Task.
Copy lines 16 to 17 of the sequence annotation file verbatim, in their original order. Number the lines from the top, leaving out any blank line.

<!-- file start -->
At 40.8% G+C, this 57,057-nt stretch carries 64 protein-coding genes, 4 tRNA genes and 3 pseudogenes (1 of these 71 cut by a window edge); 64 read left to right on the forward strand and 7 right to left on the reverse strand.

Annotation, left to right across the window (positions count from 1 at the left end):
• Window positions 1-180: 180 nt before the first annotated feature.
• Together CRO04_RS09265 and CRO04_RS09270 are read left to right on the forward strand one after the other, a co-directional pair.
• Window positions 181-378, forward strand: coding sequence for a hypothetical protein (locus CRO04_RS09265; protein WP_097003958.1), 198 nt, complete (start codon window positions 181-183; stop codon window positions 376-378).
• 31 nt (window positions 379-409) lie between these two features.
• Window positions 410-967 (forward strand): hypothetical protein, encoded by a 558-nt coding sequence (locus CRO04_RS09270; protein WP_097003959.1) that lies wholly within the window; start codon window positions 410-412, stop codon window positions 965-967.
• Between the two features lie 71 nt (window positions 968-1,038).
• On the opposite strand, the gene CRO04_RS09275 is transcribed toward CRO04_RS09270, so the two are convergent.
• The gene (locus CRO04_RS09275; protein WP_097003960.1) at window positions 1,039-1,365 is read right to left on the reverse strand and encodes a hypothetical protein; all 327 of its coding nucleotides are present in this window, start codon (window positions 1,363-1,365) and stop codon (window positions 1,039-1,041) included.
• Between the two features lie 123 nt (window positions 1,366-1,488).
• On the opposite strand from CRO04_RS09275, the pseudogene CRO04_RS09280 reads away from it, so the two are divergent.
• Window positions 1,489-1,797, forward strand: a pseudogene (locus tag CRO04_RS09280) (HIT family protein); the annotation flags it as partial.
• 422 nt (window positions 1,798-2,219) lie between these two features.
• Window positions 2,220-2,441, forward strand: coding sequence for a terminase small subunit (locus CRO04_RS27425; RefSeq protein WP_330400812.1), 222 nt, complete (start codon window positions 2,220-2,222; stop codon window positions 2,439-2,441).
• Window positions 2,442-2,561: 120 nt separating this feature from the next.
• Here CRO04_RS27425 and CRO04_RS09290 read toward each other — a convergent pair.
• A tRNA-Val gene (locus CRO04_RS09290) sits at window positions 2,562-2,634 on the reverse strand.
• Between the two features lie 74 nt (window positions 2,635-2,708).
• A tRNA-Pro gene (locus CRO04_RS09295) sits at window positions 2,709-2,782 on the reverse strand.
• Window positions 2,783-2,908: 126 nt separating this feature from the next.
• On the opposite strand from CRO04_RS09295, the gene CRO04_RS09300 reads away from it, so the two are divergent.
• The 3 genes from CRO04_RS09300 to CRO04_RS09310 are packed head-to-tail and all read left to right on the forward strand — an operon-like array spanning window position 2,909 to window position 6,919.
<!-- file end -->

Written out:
• Window positions 2,442-2,561: 120 nt separating this feature from the next.
• Here CRO04_RS27425 and CRO04_RS09290 read toward each other — a convergent pair.